If your course is intending to prepare students for a particular profession, perhaps a formal accreditation system at the end of their degree, it’s very important that at the very beginning of the course design process, you are aware of all the various facets of that profession that need to be built into the course at the beginning.
So, there are usually standards and frameworks that we can work around as course designers, and point our outcomes towards those at a programme level, subsequently to the course level. And obviously, all of the objectives that we teach to, will all be mapped back to those professional standards and frameworks.
There may not be a formal statement from the profession as to what they expect graduates to have at the end of their degree, but you can always piece these together, and map your degree programme accurately onto the professional expectations. Ethical guidelines are the obvious place to start in the absence of a formal standard. But, you will almost certainly find for any serious profession, there are competency statements available.
If your particular country doesn’t have one, it’s always worth looking to see what international standards are available, and map your design onto that. Your students will thank you for it in the long run.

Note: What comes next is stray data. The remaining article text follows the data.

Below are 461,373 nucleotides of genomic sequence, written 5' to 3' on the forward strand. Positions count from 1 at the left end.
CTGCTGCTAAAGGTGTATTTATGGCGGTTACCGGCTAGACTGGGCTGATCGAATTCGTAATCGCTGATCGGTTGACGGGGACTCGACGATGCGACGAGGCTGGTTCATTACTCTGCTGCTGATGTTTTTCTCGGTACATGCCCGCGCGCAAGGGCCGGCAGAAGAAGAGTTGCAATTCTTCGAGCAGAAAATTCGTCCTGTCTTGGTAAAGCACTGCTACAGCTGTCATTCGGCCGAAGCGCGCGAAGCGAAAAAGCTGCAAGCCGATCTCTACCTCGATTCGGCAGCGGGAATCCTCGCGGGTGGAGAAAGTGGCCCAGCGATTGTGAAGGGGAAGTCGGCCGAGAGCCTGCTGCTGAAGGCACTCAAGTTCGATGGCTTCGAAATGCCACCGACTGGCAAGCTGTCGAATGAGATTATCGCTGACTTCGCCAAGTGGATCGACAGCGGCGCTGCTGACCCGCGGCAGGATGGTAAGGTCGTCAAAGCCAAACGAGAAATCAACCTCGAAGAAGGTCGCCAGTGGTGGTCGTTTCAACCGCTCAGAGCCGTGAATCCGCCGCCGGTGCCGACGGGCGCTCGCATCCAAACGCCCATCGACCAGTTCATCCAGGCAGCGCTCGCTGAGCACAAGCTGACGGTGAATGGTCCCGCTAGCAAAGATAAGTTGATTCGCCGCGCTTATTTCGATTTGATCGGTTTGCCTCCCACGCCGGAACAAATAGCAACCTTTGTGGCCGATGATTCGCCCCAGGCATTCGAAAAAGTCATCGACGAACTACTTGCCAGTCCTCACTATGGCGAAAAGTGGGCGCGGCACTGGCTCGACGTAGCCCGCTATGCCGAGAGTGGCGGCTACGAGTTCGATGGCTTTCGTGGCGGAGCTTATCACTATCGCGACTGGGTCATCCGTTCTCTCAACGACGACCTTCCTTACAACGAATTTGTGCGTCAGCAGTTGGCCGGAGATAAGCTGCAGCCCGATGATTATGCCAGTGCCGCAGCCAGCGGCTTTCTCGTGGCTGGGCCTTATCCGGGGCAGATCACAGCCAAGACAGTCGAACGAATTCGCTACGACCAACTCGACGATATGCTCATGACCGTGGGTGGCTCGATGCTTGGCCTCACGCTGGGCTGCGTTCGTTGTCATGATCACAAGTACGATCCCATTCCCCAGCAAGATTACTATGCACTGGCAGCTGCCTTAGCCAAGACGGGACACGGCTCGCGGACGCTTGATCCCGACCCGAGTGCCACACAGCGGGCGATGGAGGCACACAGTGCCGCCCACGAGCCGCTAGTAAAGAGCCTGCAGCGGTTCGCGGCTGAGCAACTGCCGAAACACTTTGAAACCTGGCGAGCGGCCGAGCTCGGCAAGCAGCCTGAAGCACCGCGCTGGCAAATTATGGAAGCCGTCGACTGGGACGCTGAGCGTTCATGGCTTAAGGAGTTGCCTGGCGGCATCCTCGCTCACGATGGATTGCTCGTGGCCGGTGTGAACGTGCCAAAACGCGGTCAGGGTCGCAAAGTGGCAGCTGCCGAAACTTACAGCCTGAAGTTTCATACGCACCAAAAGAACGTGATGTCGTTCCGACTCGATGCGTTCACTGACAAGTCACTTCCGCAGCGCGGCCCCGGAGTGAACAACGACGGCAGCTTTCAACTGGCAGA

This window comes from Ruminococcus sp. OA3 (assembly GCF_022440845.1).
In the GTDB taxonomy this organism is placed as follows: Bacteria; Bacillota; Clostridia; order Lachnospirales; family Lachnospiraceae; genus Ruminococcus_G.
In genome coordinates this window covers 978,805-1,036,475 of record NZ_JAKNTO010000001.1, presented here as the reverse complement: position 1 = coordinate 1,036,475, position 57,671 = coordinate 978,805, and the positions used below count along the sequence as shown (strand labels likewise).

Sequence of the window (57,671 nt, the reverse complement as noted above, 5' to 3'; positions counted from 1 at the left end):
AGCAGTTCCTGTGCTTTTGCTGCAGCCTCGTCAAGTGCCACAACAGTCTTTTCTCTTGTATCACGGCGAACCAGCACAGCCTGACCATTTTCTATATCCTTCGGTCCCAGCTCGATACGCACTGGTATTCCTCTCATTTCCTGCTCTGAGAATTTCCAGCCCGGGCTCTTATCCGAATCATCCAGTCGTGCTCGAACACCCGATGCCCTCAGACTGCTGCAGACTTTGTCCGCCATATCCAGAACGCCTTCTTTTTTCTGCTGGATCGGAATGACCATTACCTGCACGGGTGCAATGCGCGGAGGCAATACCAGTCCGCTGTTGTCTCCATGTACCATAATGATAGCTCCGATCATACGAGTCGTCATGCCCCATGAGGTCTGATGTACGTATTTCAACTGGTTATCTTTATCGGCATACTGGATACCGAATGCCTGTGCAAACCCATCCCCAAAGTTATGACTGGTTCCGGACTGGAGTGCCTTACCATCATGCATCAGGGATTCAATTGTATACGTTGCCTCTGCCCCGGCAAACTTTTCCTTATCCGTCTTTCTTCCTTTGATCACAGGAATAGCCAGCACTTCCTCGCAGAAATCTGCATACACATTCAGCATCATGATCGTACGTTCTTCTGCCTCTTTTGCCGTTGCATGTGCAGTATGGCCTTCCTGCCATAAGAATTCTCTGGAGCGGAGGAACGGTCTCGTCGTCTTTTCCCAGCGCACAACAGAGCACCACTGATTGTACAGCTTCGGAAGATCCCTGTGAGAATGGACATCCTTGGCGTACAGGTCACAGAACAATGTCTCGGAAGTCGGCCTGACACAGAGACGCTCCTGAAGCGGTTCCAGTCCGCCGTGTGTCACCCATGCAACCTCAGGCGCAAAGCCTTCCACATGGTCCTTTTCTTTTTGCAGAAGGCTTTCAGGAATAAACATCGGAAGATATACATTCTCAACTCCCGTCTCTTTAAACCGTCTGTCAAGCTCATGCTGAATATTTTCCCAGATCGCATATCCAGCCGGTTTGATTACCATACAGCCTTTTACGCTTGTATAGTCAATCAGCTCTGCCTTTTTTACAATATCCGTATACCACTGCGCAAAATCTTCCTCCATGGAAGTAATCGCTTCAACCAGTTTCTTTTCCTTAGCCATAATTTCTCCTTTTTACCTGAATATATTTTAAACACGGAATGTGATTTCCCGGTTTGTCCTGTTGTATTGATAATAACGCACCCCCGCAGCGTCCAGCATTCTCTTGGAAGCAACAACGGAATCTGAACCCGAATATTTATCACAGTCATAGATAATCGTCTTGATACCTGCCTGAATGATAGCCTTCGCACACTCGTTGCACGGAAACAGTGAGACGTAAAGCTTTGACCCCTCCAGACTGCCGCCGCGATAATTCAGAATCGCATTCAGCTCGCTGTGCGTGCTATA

Those standards, of course, can be varied. They can be quite specific to an aspect within a particular profession, or they could be quite generic. So it’s important that you do search quite robustly to make sure that you’ve got a good picture of what the guidelines are, what the competency statements are, and what standards do exist.
Failing that, it’s worth asking a professional body in your particular region or, country. Do they have frameworks? Are there particular competency frameworks for existing professionals in that particular domain? Is there anything you can learn from them?
Those professional associations will definitely have guidelines. Their websites are definitely the first place that you should go to try and get your head into this space. But you’ll also find that if you look at journals and conferences, they’re very often a little bit ahead of wherever the professional association is. If you think your undergraduate is going to take 3, 4, 5 years to get their degree, you need to be thinking a little bit ahead in terms of, what kind of outputs you want to give those students? The kind of outcomes that the student will want to leave your degree with, are possibly a little bit ahead of what the current profession is expecting of its current practitioners, and a good place to get a sense of the future travel in your discipline is to look at journals and conferences.
Handout: Professional Frameworks